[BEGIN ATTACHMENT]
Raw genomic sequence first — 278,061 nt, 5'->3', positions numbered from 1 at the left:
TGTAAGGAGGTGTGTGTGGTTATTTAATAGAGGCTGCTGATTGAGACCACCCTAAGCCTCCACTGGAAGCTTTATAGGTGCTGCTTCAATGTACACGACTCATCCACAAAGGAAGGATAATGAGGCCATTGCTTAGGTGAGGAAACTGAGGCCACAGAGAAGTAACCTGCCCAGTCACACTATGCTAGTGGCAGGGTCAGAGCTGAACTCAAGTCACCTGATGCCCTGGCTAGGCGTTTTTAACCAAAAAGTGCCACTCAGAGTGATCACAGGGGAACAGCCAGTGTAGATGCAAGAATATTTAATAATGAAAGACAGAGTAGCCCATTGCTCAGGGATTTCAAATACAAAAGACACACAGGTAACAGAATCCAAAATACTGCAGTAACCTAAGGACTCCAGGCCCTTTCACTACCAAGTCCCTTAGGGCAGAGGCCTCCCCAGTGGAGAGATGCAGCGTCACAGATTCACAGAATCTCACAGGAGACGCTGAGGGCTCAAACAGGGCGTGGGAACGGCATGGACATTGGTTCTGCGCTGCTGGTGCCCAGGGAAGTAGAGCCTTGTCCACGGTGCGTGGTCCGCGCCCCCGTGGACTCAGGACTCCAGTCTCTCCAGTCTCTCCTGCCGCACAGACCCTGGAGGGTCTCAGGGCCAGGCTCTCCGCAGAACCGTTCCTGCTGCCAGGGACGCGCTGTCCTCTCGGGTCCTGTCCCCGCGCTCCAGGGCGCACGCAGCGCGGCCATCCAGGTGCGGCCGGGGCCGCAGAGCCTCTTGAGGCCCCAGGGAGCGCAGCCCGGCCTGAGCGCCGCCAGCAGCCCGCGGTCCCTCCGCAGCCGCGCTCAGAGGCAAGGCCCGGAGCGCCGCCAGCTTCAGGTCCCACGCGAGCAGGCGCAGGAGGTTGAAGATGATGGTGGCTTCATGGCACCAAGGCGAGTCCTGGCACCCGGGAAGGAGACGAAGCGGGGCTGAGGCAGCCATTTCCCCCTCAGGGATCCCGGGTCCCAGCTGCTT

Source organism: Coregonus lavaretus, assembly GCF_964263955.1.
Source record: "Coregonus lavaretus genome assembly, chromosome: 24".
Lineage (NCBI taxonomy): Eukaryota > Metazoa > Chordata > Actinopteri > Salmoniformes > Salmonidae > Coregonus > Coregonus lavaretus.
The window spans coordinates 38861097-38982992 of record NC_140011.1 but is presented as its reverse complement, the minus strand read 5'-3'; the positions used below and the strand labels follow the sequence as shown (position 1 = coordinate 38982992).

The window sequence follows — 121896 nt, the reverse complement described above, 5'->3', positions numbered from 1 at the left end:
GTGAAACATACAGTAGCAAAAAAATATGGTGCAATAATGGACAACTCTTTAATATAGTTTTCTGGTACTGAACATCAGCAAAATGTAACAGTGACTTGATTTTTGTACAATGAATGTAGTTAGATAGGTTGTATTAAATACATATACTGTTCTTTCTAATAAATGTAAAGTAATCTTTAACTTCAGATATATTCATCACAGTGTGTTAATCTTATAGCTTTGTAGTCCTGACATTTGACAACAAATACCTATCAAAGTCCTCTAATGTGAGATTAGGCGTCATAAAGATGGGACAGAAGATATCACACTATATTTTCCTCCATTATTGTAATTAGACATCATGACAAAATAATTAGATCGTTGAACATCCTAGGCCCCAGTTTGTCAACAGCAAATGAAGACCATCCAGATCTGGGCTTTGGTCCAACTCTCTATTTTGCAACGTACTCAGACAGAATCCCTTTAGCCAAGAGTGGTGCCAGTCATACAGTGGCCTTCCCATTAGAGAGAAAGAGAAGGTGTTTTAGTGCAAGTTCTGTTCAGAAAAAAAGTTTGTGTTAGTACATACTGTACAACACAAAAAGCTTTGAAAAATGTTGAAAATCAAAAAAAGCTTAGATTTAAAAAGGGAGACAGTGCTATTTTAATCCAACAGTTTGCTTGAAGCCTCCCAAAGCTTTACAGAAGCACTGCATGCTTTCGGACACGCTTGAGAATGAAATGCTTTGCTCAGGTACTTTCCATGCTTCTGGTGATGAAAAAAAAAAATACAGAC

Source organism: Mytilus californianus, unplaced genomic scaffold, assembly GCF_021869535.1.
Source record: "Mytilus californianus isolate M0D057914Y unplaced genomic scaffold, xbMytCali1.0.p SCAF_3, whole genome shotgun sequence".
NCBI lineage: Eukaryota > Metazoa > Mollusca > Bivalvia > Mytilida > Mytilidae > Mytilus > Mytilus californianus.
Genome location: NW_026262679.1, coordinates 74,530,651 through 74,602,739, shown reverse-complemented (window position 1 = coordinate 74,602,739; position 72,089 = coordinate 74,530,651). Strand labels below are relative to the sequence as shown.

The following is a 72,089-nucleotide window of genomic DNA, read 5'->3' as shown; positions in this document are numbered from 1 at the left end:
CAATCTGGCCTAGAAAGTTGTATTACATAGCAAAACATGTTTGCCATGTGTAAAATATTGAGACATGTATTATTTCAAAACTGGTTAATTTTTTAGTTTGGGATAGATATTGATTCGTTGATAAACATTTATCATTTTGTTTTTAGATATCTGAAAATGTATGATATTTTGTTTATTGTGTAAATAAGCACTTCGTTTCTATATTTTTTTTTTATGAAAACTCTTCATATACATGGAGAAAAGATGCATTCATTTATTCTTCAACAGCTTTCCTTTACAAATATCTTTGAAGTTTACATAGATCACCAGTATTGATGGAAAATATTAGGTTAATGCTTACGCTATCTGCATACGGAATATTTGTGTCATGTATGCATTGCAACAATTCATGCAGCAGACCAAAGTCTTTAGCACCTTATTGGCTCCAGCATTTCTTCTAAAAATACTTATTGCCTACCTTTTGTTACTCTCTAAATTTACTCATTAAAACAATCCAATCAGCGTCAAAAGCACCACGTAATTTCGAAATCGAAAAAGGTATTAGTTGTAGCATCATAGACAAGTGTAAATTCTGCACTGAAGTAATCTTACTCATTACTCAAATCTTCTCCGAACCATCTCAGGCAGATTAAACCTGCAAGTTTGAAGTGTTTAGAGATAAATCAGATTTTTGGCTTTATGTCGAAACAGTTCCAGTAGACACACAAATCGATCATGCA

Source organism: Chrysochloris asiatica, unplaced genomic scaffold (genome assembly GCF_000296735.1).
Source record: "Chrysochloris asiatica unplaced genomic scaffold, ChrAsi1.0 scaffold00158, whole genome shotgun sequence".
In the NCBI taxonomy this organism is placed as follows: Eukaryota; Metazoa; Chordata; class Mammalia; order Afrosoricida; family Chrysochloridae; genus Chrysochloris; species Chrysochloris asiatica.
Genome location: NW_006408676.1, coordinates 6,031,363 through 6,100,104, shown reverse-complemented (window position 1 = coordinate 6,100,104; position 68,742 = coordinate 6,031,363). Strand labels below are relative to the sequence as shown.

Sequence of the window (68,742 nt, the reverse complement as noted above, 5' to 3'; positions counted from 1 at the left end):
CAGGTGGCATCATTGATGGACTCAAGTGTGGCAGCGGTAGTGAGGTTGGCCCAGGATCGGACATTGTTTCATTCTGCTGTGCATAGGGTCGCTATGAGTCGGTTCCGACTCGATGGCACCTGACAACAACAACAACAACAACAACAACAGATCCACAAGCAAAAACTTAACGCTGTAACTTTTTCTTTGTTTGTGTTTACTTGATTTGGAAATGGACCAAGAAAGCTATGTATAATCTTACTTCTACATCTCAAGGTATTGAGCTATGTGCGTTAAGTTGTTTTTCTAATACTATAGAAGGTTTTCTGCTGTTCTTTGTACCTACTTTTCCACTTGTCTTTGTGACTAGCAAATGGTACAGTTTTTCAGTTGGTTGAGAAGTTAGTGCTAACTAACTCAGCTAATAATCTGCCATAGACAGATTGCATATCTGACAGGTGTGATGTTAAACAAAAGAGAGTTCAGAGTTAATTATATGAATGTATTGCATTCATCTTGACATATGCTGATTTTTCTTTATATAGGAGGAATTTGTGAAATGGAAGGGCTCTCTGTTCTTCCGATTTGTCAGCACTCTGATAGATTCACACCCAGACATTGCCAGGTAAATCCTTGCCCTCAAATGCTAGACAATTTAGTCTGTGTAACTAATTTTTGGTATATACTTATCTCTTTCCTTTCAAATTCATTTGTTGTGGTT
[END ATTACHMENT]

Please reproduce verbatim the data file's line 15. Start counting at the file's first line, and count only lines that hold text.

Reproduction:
Source organism: Chrysochloris asiatica, unplaced genomic scaffold (genome assembly GCF_000296735.1).